To further confirm the role of ICP0 in IFI16 degradation, mock-infected cells or HFF cells infected with HSV-1 for 2 and 4 h p.i. were examined for the cellular localization of IFI16 and ICP0 by immunofluorescence assay (Fig. 9). In mock-infected cells IFI16 was detected throughout the nucleus (Fig. 9a, c, and d). At 2 h p.i., IFI16 and ICP0 colocalized in small puncta in the cytoplasm and nuclei of infected cells (Fig. 9e to toh,h, white arrows), which became larger and less numerous at 4 h p.i. (Fig. 9i to tol,l, white arrows). To determine if ICP0 and IFI16 physically interact with each other, we performed immunoprecipitation assays with antibodies to IFI16 and ICP0 and Western blot analysis for each. No interaction was detected under the conditions used (data not shown). These results suggested that IFI16 and ICP0 interact transiently directly or indirectly, resulting in the degradation of IFI16.
NLRP3 expression increases over the course of infection, but its association with ASC is transient (Fig. 2). It is interesting that the NLRP3 inflammasome has been shown to be inactivated by clusters of actin that “trap” caspase-1 (63) and that HSV-1 infection causes cytoskeletal reorganization, including relocalization of actin into similar clusters (64, 65). To determine if caspase-1 is trapped by actin clusters during HSV-1 infection, mock-infected or HSV-1-infected HFF cells were examined by immunofluorescence for caspase-1 and actin, using Alexa Fluor-conjugated phalloidin. Cells were scored for the number of colocalized caspase-1/actin puncta per cell. In mock-infected cells, there were no actin clusters and little or no colocalization of actin and caspase-1 (Fig. 10A, frames a to d). In contrast, at 4 h p.i., actin started to form clusters (Fig. 10A, frames f to h), some of which colocalized with caspase-1 puncta (Fig. 10A, frames e to h, red arrows, and B). By 8 h p.i., association of caspase-1 puncta with actin clusters was increased to approximately three colocalized puncta per cell (Fig. 10A, frames i to l, red arrows, and B) though there were some actin clusters that did not appear to contain caspase-1 (Fig. 10A, frames i to l, white arrows).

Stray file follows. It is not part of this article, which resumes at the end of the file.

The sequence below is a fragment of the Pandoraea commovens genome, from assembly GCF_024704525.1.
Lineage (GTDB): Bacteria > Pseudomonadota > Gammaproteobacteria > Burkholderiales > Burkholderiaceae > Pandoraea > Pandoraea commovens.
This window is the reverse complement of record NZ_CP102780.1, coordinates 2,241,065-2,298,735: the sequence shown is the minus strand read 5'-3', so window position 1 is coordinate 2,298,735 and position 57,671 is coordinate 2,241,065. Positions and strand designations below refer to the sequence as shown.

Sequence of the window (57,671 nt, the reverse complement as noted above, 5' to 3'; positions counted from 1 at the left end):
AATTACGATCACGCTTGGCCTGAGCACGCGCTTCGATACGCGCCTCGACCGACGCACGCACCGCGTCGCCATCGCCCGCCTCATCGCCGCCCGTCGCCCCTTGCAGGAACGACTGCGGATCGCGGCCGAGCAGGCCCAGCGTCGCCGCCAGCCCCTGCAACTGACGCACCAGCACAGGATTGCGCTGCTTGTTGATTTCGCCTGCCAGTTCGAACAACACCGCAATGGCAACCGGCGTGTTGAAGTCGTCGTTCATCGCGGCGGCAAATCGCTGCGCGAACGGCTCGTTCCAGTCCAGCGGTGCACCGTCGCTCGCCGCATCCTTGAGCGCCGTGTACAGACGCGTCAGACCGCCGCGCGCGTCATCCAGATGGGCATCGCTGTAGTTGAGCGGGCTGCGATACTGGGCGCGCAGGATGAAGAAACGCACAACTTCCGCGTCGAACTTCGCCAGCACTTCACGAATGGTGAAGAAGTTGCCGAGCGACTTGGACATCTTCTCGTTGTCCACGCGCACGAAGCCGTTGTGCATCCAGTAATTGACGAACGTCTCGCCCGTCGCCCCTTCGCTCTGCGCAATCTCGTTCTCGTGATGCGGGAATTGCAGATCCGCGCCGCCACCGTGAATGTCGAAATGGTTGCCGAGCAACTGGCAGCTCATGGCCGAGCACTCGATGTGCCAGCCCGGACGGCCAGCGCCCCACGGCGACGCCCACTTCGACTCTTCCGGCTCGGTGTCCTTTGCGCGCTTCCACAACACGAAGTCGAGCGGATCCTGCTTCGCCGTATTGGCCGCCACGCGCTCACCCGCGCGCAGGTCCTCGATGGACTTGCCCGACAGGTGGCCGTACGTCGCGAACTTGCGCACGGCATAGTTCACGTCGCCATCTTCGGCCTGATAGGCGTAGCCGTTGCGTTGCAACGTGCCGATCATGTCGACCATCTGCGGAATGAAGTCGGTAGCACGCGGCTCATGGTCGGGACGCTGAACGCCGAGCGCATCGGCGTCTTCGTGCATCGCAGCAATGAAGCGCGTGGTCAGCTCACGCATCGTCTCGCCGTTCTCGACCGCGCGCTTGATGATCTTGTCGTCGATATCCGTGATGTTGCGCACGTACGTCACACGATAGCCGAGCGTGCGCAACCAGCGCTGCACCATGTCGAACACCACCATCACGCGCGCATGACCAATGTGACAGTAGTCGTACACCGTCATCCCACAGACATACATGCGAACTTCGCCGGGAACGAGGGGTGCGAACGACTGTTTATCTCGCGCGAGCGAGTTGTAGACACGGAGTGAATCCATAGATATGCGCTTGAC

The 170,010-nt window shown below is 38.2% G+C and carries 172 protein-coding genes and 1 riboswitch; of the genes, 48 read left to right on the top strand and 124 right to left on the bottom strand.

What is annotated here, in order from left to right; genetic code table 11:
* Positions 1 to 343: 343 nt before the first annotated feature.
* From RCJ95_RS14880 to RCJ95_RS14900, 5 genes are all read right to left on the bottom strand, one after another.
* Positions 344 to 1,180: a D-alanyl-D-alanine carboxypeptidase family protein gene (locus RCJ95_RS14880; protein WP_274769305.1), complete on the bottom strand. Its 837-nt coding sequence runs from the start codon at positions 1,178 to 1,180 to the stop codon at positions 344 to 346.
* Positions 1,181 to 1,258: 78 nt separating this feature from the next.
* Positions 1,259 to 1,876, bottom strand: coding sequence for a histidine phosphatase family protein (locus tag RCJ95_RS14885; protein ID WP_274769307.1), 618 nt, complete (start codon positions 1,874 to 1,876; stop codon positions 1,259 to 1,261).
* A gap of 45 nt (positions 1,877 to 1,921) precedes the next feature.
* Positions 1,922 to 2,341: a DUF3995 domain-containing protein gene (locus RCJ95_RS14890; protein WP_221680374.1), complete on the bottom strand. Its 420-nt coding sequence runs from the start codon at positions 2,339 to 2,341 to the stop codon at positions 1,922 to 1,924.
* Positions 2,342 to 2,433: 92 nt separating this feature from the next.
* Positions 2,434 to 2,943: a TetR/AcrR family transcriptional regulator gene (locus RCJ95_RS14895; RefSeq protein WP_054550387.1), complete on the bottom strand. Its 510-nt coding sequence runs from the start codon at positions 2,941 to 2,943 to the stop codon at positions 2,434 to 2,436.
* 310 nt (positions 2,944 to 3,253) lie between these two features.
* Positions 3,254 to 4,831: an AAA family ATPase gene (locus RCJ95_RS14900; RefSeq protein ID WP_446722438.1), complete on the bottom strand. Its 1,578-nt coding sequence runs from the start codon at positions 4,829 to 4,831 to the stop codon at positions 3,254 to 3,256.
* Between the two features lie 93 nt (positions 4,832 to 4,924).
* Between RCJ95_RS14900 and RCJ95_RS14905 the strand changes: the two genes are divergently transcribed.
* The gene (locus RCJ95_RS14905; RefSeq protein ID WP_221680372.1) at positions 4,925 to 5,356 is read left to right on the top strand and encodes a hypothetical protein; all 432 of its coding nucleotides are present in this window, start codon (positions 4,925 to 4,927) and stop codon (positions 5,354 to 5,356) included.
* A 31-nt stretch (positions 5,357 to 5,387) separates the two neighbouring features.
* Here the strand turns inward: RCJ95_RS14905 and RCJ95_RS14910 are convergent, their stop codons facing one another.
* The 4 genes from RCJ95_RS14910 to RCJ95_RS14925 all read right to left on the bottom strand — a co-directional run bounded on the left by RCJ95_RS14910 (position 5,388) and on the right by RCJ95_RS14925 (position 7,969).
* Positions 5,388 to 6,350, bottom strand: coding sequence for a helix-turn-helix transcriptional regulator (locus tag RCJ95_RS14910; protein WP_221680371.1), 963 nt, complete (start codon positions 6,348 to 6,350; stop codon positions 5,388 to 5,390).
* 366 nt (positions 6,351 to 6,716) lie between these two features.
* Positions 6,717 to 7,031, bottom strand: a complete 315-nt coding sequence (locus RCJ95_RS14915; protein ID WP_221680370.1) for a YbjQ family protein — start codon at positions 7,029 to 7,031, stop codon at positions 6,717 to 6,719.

To determine if NLRP3 is also localized to actin clusters, we mock infected or infected HFF cells with HSV-1 and stained for NLRP3 and actin. In mock-infected cells, NLRP3 levels were very low, and there was little to no colocalization of NLRP3 and actin (Fig. 10C, frames a to d). At 4 h p.i., actin clusters had started to form (Fig. 10B, frames f to h, white arrows), but there was no colocalization of these clusters with NLRP3 puncta (Fig. 10C, ,gg and andh,h, yellow arrows). By 8 h p.i., though the NLRP3 puncta increased, there was minimal colocalization with actin clusters, as shown in Fig. 10B, frames i to l, where white arrows indicate actin alone, yellow arrows indicate NLRP3 alone, and red arrows indicate colocalized actin and NLRP3. These data suggested that caspase-1, but not NLRP3, is trapped by actin clusters in HSV-1-infected cells.
IFI16 was not degraded in endothelial cells infected with KSHV (25). However, there may be cell type differences that lead to the specific degradation of IFI16 by herpesviruses in fibroblasts and not endothelial cells. To determine if KSHV induces IFI16 degradation in HFF cells, we tested the stability of IFI16 in HFF cells infected with KSHV. HFF cells were mock infected or infected with KSHV for 2, 8, or 24 h and subjected to Western blotting for IFI16. As in endothelial cells, KSHV also induced the interaction of ASC and IFI16 as early as 2 h p.i. and for the duration of the 24-h infection tested (Fig. 11, top panel, lanes 2 to 4). In contrast to HSV-1 infection, KSHV infection did not cause a decrease in the IFI16 level through the course of a 24-h infection (Fig. 11, WCL IFI16, lanes 1 to 4). However, KSHV infection did result in increased ASC and procaspase-1 expression and increased caspase-1 maturation (Fig. 11, respective WCL panels, lanes 1 to 4). These results are consistent with the previous studies showing IFI16 stability and activation of the IFI16 inflammasome in endothelial cells during primary KSHV infection resulting in latency (25) and with the lack of a KSHV homolog for ICP0. Together, these results indicate that IFI16 degradation is specific to HSV-1 infection and not the cell type infected.
The inflammasome sensor molecules NLRP3, AIM2, and IFI16 have been implicated in inflammasome activation following virus infection (5–7, 9, 10, 25). Once stimulated, these sensor molecules associate with the adaptor protein, ASC, and the effector protein, procaspase-1, to activate IL-1β, IL-33, and IL-18 by proteolytic cleavage. These cytokines cause signaling cascades that result in the expression of tumor necrosis factor alpha (TNF-α), IFN-γ, and other cytokines, which recruit lymphocytes and act as a vital bridge between the innate and adaptive immune responses to control the invading pathogens (3, 4).